In consultation with the Rwandan community, it was decided that there should be an exhibition at COHDS to share how the atlas and sensibility maps work.

As Caquard recounts, the already tight-knit Rwandan community came out in droves to spend time at the exhibition. This prompted participant Marie-Josée Gicali to propose that the exhibit also be shown in Kigali.

A detail of hand-drawn and handwritten poster. Detail of “La carte de l’enfance.” This poster was co-created by Élise Olmedo and Emmanuelle Kayiganwa.

A cartographic memorial

In April 2024, Montreal’s Rwandan community commemorated the 30th anniversary of the genocide, gathering at Cathédrale Marie-Reine-du-Monde. A textile map was displayed and survivors were invited to mark the names of victims and significant places.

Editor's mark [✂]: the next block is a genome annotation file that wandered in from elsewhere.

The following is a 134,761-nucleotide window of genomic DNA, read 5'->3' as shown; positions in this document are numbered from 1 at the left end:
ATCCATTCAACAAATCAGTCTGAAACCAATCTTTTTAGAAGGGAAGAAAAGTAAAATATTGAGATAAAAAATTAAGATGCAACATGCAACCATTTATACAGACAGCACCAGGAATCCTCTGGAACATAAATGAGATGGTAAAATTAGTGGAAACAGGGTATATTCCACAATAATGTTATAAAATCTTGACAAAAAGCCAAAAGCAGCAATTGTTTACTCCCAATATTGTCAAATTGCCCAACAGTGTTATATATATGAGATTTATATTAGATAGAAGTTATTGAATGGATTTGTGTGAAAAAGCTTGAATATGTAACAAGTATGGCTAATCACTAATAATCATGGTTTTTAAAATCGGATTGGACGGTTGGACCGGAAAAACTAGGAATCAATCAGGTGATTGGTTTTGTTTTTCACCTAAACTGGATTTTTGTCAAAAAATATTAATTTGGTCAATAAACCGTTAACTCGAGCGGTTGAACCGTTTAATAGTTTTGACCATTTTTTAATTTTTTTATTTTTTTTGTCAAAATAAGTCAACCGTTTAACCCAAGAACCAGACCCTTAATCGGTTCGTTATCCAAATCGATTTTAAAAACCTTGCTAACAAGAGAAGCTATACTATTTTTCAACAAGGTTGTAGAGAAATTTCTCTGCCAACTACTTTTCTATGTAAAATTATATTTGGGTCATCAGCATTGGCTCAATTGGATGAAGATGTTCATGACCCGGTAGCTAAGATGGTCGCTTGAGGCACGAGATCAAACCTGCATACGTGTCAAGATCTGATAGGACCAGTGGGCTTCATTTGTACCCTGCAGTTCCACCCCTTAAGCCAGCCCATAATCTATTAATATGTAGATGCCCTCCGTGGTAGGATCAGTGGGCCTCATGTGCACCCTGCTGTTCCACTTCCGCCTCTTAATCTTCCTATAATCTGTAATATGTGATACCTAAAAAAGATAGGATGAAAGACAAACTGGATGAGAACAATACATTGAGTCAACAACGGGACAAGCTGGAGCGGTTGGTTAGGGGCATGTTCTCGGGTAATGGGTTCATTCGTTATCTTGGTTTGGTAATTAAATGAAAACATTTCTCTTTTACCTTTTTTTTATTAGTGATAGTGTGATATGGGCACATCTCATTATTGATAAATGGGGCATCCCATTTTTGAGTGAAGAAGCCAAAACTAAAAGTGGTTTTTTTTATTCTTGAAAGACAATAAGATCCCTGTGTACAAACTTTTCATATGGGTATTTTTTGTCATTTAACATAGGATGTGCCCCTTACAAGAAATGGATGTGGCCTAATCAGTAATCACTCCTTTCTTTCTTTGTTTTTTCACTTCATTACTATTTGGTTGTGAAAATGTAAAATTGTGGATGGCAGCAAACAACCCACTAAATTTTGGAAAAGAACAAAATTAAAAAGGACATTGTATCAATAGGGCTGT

These names are being transferred to a larger cartographic memorial that will receive further contributions at the Kigali Genocide Memorial.

Caquard, Gicali and Kayiganwa will all be in attendance, as will Kassy Irebe — one of several Concordia students working on the project. Originally from Rwanda, Irebe will assist in filming and documenting the exhibit.

Transmitting — and providing space for engagement with — shared traumatic memory of the 1994 Rwandan genocide has always been central to this project.

A sepia map with words stuck onto it. View of the cartographic memorial with contributions from members of the Montreal Rwandan Community.

“Telling a story is an opportunity, a gift from heaven, that was offered to me with grace,” Kayiganwa says. “There are real parts of the story which are very painful and unreal for those who have not experienced it.

“Working together on this story, however, has created a serenity to continue. Thanks to you and thanks to all those who are committed to provide a space to the denied humanity that led to the genocide of the Tutsi.”

Explore the digital Atlas of Rwandan Life Stories.

Mapping Memory – Atlases of Rwandan Life Stories will be exhibited at the Kigali Genocide Memorial in Rwanda from June 7 to 16.